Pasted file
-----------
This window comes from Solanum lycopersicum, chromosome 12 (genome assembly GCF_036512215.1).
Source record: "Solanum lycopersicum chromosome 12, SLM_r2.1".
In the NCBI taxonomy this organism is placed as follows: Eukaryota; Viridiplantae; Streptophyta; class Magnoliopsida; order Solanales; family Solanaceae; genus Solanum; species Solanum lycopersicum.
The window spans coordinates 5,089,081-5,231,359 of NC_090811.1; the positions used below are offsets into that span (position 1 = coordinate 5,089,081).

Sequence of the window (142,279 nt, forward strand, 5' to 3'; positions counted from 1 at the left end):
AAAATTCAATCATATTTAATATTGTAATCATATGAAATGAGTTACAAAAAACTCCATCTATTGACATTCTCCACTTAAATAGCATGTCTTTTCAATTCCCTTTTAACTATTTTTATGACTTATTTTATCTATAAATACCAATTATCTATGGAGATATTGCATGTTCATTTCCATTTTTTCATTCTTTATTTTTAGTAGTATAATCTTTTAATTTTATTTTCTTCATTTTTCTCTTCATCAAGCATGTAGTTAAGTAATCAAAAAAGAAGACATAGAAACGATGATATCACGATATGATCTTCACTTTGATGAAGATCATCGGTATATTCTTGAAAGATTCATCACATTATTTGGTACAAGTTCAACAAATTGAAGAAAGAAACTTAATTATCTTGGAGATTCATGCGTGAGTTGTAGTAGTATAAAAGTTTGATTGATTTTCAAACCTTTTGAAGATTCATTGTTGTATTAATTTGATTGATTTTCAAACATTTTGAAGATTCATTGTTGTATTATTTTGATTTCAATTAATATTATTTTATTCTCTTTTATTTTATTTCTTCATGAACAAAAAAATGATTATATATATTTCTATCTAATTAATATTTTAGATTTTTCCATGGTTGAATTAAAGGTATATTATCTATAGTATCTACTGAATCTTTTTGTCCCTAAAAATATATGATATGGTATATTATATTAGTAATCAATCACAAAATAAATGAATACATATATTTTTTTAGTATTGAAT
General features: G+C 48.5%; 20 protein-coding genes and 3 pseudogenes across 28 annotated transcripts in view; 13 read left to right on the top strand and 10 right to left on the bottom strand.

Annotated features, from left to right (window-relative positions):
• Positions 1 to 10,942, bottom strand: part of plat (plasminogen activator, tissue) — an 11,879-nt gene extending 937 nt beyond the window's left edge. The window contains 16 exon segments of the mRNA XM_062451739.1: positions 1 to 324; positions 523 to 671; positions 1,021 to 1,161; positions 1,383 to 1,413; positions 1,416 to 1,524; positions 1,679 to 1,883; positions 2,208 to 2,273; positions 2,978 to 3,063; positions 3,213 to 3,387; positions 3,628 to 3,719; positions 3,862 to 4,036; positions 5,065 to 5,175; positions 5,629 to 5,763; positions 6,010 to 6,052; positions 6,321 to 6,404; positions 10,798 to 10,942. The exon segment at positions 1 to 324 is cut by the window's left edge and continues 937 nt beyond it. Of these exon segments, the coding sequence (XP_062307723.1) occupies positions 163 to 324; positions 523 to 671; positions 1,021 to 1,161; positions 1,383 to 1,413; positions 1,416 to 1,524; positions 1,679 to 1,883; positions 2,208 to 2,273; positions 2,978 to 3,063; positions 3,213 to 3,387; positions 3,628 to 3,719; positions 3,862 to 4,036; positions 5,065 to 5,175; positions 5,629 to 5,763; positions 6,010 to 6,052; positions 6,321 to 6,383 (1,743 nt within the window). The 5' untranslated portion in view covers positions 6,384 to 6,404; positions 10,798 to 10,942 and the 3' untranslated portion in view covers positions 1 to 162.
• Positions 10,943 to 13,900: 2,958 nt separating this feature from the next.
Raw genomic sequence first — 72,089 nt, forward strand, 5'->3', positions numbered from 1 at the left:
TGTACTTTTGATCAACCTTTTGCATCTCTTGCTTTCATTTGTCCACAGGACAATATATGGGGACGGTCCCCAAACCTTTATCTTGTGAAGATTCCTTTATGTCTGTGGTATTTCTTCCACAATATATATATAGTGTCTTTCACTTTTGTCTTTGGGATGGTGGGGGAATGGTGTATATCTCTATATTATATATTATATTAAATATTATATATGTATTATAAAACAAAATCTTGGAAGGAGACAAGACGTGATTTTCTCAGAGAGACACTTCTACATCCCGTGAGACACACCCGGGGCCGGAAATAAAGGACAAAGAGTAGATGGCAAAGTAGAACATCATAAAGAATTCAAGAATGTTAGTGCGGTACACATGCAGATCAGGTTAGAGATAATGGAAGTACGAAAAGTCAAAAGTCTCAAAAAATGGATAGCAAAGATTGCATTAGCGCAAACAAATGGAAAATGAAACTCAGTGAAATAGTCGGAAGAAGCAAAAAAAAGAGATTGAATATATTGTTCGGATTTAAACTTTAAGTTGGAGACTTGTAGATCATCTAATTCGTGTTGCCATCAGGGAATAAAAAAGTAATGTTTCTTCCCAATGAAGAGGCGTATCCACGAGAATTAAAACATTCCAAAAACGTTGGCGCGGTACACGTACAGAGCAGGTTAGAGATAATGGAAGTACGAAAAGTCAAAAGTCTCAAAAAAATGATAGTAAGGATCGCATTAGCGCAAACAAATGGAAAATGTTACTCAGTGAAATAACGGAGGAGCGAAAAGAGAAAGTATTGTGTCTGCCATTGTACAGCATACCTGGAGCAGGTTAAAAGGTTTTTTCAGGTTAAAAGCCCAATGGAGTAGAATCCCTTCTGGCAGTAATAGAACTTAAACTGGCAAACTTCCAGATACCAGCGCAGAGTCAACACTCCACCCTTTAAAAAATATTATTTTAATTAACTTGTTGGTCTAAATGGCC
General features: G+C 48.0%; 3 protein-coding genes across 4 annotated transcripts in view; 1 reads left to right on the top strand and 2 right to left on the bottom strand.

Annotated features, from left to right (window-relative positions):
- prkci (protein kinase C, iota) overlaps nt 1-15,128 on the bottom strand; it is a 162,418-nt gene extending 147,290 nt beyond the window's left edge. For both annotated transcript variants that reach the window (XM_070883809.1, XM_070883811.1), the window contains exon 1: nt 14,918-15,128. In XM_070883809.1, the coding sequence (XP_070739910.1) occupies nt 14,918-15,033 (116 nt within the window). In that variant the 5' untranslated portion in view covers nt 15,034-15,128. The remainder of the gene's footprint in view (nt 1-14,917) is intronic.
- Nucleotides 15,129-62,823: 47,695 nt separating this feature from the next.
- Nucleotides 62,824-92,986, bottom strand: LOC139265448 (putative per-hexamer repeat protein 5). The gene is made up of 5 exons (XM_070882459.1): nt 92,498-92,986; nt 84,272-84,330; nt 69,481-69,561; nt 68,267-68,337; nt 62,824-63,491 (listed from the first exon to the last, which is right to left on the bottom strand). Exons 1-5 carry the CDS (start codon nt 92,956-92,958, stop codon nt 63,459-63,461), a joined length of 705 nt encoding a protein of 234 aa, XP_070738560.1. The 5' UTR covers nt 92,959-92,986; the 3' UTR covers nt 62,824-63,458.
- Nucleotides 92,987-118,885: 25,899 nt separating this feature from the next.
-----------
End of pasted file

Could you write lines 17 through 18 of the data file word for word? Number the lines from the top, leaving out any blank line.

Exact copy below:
- Nucleotides 62,824-92,986, bottom strand: LOC139265448 (putative per-hexamer repeat protein 5). The gene is made up of 5 exons (XM_070882459.1): nt 92,498-92,986; nt 84,272-84,330; nt 69,481-69,561; nt 68,267-68,337; nt 62,824-63,491 (listed from the first exon to the last, which is right to left on the bottom strand). Exons 1-5 carry the CDS (start codon nt 92,956-92,958, stop codon nt 63,459-63,461), a joined length of 705 nt encoding a protein of 234 aa, XP_070738560.1. The 5' UTR covers nt 92,959-92,986; the 3' UTR covers nt 62,824-63,458.
- Nucleotides 92,987-118,885: 25,899 nt separating this feature from the next.